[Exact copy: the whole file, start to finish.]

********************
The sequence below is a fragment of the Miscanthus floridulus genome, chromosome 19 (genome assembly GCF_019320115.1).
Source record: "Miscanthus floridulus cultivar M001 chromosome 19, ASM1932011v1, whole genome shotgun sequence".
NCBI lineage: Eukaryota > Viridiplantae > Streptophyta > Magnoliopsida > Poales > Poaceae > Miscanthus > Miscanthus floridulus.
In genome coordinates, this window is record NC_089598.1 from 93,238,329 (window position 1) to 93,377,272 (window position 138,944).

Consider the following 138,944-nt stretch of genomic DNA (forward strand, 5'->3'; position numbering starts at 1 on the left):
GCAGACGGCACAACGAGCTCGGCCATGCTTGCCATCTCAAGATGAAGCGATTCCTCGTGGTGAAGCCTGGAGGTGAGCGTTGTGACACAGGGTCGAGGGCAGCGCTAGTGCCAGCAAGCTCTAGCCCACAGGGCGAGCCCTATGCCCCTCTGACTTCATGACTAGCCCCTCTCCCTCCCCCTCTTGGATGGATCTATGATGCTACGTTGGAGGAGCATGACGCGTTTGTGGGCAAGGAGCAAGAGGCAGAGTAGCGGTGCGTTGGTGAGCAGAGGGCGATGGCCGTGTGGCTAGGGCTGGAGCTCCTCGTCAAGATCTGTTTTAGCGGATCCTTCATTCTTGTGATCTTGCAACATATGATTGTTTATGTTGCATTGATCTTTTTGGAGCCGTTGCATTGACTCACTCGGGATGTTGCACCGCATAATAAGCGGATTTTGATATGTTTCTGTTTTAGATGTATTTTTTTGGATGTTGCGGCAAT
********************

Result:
The sequence below is a fragment of the Miscanthus floridulus genome, chromosome 19 (genome assembly GCF_019320115.1).
Source record: "Miscanthus floridulus cultivar M001 chromosome 19, ASM1932011v1, whole genome shotgun sequence".
NCBI lineage: Eukaryota > Viridiplantae > Streptophyta > Magnoliopsida > Poales > Poaceae > Miscanthus > Miscanthus floridulus.
In genome coordinates, this window is record NC_089598.1 from 93,238,329 (window position 1) to 93,377,272 (window position 138,944).

Consider the following 138,944-nt stretch of genomic DNA (forward strand, 5'->3'; position numbering starts at 1 on the left):
GCAGACGGCACAACGAGCTCGGCCATGCTTGCCATCTCAAGATGAAGCGATTCCTCGTGGTGAAGCCTGGAGGTGAGCGTTGTGACACAGGGTCGAGGGCAGCGCTAGTGCCAGCAAGCTCTAGCCCACAGGGCGAGCCCTATGCCCCTCTGACTTCATGACTAGCCCCTCTCCCTCCCCCTCTTGGATGGATCTATGATGCTACGTTGGAGGAGCATGACGCGTTTGTGGGCAAGGAGCAAGAGGCAGAGTAGCGGTGCGTTGGTGAGCAGAGGGCGATGGCCGTGTGGCTAGGGCTGGAGCTCCTCGTCAAGATCTGTTTTAGCGGATCCTTCATTCTTGTGATCTTGCAACATATGATTGTTTATGTTGCATTGATCTTTTTGGAGCCGTTGCATTGACTCACTCGGGATGTTGCACCGCATAATAAGCGGATTTTGATATGTTTCTGTTTTAGATGTATTTTTTTGGATGTTGCGGCAAT